Twist

Bigfoot range and population speculation thread.

82 posts in this topic

There are plenty of threads that will lead to opinions getting expressed on the subjects of range and population.  I thought I'd start a thread to zone in on opinions as they stand at this point in time.

 

I'd rather this topic not turn into an existence debate but rather discussion about population, density, range, migration, etc.  

 

IMO, IF BF exists, it would be in a small numbers and rather nomadic in nature.  This would connect a few dots in the Bigfoot mystery for myself but opens up other possible mysteries.

 

1.  Sightings - a nomadic BF could account for its ellusivness.  If it's always on the move sightings could be far and few between and not really repeatable if it's a county away in 2 days.  Let's say a sloppy BF is seen on a given date if it's seen again a week later it could be 100 miles away.   It would take months/years ( or never ) to actually put a pattern to a single BF on the move.  That's even assuming each witness actually reported it to an "authority" that was looking for BF.   

 

2.  Habitat - A nomadic BF if elusive, leaves a small enough "footprint" to avoid detection if in an area for a brief time.  This smaller "footprint" is reflected in both the local food chain and changes physically to its surrounding environment. 

 

That's all I got for now but hope to add more later.  I'm interested in hearing what people believe and any pro's or con's to your beliefs.

 

 

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The clan we interacted with (2002-2004) on and around the Rogers county Oklahoma location numbered 7-9 individuals. I recall the night when reloading a game camera bait station (during a lunar eclipse) when ~7 of them loosed a opera of screams and howls from ~40 yards away that transfixed the two of us for the 2-3 minutes it continued. It wasn't a fearful event rather one of amazement.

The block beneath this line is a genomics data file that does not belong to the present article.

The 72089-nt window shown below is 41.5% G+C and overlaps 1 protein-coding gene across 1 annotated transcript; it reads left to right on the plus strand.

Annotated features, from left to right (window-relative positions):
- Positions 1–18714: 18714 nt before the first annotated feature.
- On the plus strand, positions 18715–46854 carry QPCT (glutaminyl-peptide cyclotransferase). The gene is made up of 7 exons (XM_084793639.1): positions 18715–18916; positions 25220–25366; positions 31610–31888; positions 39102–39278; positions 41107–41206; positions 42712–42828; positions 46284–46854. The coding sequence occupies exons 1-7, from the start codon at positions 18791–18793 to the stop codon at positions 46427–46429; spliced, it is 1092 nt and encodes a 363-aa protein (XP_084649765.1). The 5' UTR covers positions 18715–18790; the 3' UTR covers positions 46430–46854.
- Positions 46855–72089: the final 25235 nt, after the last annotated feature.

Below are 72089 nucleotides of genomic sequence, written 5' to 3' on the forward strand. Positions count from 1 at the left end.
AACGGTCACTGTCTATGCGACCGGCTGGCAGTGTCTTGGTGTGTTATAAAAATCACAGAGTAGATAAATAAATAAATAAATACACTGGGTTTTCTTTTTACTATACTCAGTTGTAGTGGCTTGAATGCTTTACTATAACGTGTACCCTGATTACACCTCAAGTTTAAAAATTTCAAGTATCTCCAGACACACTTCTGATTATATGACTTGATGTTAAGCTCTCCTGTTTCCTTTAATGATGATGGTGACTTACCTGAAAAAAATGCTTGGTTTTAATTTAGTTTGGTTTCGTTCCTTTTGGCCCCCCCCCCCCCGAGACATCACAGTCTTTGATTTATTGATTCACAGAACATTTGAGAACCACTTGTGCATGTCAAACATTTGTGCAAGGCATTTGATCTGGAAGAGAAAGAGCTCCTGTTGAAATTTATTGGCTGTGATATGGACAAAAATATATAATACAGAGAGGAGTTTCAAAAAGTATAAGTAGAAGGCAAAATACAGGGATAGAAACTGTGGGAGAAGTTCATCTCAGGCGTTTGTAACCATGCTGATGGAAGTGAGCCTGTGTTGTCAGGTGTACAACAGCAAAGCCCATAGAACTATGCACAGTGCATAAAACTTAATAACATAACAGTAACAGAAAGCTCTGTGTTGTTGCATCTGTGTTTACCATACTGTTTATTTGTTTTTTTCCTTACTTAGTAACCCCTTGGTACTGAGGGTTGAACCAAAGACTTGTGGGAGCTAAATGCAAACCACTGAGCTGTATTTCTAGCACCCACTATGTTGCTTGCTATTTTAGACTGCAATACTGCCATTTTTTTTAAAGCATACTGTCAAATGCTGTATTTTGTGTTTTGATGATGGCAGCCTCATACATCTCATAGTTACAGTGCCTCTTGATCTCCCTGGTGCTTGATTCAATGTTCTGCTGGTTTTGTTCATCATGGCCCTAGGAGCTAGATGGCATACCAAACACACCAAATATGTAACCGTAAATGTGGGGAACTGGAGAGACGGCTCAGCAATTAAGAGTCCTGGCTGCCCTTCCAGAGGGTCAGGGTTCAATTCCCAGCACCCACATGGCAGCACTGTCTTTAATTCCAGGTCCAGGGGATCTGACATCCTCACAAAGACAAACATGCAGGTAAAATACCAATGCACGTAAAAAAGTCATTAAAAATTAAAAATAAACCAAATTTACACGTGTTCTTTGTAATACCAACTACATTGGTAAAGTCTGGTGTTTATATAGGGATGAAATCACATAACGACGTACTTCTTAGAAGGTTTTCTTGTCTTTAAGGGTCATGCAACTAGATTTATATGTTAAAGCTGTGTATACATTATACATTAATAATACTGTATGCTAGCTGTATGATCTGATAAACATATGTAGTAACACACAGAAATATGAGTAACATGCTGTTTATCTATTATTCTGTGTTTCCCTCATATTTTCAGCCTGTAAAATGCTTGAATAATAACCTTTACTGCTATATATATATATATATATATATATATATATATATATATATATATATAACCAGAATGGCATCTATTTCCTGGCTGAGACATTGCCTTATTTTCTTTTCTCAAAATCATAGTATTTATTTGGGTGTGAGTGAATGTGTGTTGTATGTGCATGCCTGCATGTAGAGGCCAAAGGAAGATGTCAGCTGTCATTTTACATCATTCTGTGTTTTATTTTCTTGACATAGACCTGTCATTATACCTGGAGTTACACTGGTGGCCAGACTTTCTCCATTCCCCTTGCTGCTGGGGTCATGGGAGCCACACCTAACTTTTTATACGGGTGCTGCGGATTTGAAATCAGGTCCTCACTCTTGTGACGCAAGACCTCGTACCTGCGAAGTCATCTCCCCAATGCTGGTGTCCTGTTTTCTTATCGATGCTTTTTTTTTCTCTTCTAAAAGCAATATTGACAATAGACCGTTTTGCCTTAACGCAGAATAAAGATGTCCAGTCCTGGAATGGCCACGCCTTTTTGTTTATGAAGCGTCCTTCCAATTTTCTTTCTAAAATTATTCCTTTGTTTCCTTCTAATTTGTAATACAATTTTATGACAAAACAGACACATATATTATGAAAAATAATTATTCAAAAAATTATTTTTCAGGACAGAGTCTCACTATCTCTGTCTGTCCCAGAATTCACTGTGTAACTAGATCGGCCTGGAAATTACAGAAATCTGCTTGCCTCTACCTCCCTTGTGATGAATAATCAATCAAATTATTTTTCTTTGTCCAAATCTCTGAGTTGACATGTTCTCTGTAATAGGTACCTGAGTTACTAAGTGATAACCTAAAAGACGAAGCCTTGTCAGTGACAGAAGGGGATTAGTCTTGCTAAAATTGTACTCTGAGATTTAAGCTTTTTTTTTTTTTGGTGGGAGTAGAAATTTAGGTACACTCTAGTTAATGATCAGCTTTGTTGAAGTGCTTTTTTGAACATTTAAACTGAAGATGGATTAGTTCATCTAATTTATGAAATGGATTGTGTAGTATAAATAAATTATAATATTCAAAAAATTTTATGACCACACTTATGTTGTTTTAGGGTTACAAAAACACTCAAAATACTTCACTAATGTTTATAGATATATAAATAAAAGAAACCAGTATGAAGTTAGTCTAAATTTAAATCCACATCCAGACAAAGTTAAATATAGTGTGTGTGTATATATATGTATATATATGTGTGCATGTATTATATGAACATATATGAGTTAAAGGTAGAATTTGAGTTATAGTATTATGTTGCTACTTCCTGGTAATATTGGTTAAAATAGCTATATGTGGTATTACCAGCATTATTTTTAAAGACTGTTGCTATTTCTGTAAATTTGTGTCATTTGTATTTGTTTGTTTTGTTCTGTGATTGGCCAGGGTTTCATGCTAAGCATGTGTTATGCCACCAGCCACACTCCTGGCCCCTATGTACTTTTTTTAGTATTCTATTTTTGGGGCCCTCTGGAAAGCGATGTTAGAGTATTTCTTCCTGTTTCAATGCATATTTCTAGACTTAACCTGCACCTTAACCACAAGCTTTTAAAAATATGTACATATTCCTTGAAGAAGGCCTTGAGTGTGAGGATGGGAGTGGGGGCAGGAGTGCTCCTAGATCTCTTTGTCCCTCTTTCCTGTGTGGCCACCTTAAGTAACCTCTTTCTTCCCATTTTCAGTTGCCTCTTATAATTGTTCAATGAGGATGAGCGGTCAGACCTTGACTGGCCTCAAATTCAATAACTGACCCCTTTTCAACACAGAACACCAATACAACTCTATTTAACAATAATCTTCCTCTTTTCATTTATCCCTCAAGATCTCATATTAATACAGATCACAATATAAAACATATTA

During this time period, we surmised there were a couple of juveniles that loitered in the general vicinity while the rest of the clan made a circuit around Oologah reservoir apparently following the deer herds. Anytime we observed deer prevalent in our vicinity, activity/action was almost a given. When the whitetail were absent, activity was almost always nonexistent.

 

Subsequent residential development encompassed much of the previously vacant land and (~2006-2009) the intrusion of a so-called BF research organization and (per the landowners in the adjoining properties) multiple incidents of gunfire during night time "expeditions" appeared to have the effect of causing the clan to abandon the general area. Therefore, it is the conclusion belligerent actions by people toward them will cause a move. The NAWAC experience on the Branson property (and, adjoining property) further appears to buttress this finding.

 

Basically, the available resources, undisturbed property and lack of hostile encounters with people seem to be proximate factors in numbers of Sasquatch found in a given area. That's likely why the relative expansiveness of the Kiamichi mountains in SE Oklahoma is so conducive to a population that is both stable and possibly even expanding.

 

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I think the density is thin with a family group in a particular area and maybe a few young males out on their own.  Where I live, there are several hot spots, some close and some not so close, and I believe it contains several groups in the region.

 

I believe they are seasonally nomadic moving north and south as it suits the food sources they seek. If they are in a region for a month or two or three, I believe they move about and cover that region often and maybe even daily if hunting demands it.  They know the variables at hand, as it relates to weather, human traffic, and food sources, and are able to determine where they need to be each day.